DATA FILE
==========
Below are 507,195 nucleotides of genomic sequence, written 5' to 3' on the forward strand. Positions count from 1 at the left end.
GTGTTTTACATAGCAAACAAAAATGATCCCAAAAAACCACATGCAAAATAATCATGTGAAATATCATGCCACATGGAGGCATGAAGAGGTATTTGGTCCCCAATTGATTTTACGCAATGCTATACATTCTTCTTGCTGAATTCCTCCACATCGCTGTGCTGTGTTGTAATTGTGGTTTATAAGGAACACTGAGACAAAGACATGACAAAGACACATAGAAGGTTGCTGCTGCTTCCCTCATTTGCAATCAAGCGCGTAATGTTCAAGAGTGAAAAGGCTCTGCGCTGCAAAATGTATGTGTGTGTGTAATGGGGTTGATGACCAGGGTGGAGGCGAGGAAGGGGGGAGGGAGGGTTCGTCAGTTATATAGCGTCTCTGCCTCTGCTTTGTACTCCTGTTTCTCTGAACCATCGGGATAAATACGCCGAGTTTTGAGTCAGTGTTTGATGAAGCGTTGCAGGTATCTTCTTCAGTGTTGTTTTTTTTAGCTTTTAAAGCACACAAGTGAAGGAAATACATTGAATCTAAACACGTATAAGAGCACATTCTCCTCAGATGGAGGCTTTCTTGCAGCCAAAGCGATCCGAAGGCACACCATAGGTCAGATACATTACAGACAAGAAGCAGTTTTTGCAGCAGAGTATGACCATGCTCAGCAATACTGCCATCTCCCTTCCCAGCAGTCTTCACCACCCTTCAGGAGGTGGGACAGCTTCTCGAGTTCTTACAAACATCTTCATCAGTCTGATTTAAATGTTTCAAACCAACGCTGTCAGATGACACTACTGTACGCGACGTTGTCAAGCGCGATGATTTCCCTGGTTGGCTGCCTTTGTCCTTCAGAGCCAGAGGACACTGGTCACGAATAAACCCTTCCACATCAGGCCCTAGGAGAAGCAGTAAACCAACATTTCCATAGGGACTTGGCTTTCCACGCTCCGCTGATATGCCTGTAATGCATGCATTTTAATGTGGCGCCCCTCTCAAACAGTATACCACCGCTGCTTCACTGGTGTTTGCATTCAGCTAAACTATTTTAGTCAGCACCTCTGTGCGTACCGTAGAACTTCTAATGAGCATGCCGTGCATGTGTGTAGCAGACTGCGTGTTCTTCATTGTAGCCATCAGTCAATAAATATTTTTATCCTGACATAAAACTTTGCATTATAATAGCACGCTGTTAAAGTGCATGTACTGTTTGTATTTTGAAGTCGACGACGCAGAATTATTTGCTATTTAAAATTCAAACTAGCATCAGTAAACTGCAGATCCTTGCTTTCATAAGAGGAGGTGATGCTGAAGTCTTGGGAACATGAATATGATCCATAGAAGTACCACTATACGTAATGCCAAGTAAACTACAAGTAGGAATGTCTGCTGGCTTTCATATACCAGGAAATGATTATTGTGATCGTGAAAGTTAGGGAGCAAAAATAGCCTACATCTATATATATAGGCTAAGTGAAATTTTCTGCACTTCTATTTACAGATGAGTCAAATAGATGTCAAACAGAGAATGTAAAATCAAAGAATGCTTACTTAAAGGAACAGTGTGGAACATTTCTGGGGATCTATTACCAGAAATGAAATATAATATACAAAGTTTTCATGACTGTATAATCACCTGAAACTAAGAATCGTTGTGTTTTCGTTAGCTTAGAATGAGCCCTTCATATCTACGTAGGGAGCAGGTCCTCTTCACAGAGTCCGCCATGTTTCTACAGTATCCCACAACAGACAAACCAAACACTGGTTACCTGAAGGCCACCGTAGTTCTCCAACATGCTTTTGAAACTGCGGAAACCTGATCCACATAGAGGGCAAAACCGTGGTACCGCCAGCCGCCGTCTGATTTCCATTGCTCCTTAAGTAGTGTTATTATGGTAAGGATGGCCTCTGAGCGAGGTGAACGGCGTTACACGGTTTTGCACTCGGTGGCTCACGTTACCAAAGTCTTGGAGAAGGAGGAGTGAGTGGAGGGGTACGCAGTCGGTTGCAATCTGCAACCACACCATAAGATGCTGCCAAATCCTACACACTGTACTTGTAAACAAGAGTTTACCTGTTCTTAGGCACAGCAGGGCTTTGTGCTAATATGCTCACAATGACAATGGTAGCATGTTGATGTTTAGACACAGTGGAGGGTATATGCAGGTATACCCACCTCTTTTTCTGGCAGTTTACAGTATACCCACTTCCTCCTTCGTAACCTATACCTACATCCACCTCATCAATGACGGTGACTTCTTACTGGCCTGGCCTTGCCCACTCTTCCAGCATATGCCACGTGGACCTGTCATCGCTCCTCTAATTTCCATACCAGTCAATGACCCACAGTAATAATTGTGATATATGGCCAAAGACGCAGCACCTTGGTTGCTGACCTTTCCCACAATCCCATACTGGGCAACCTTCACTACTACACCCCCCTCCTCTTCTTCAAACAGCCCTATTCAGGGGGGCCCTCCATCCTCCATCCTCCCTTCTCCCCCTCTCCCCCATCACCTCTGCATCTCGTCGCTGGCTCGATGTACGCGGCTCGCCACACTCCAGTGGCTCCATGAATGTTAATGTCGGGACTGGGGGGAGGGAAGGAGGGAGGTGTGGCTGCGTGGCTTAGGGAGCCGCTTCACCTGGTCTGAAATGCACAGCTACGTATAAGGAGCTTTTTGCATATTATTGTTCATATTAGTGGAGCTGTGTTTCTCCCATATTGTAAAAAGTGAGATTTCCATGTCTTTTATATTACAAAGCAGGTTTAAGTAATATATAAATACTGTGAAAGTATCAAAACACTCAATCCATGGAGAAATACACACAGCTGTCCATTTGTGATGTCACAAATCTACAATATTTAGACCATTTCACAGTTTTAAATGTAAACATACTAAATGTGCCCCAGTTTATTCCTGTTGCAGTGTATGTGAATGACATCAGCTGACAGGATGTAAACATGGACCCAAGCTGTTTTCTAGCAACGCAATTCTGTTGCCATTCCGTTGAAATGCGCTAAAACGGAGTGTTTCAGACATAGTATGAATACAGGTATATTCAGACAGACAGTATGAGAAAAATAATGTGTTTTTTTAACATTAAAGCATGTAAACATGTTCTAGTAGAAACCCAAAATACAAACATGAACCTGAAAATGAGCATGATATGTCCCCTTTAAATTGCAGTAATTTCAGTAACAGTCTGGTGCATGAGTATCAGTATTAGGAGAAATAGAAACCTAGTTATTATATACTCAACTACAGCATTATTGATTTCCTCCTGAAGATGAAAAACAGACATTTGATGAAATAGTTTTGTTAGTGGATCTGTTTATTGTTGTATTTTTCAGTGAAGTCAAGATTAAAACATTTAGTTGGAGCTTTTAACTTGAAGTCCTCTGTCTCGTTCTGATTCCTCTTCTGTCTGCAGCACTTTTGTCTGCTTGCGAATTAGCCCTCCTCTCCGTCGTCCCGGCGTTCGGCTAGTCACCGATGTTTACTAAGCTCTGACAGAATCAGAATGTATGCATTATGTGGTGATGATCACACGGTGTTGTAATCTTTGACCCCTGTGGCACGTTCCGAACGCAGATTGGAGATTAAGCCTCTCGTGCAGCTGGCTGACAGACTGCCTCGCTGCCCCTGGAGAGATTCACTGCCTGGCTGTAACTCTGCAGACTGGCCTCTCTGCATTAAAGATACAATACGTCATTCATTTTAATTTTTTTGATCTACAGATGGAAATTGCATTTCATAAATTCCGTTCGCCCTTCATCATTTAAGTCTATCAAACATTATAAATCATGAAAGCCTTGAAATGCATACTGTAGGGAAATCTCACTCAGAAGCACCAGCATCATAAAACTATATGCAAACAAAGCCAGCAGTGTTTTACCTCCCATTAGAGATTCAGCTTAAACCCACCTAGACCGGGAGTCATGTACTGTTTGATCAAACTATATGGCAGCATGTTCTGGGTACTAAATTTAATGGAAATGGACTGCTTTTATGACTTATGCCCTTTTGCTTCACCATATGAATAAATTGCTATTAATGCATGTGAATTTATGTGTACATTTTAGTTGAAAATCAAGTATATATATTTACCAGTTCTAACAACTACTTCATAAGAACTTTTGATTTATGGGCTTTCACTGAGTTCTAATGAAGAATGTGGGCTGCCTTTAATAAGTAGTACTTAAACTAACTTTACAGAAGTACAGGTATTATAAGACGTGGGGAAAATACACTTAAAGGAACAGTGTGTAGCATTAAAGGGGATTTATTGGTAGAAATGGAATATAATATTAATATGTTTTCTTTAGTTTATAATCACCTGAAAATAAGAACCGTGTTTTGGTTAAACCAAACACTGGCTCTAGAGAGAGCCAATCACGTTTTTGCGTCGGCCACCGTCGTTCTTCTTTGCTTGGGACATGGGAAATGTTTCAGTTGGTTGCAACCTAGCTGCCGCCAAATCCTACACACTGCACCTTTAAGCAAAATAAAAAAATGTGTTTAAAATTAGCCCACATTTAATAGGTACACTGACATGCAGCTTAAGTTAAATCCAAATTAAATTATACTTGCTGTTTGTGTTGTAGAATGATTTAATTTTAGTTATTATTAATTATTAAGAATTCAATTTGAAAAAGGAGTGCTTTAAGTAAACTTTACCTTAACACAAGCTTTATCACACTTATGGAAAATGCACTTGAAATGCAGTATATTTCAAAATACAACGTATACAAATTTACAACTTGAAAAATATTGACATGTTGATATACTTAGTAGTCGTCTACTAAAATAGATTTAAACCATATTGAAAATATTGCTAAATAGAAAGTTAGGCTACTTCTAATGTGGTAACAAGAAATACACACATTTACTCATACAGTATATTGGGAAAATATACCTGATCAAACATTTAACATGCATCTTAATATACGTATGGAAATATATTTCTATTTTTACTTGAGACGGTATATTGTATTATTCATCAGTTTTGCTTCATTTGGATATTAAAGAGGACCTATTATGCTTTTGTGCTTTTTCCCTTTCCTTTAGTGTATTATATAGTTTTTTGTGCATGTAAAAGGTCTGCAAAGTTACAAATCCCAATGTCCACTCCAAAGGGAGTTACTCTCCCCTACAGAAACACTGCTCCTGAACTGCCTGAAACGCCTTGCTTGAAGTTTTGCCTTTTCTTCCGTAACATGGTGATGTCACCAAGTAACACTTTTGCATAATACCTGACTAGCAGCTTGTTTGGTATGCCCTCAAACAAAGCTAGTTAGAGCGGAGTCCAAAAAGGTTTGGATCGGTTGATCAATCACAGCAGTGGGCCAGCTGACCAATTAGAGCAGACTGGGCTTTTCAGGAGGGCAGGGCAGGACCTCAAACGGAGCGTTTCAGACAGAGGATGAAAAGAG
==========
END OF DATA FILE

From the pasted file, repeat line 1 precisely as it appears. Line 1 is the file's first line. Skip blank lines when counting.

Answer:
Below are 507,195 nucleotides of genomic sequence, written 5' to 3' on the forward strand. Positions count from 1 at the left end.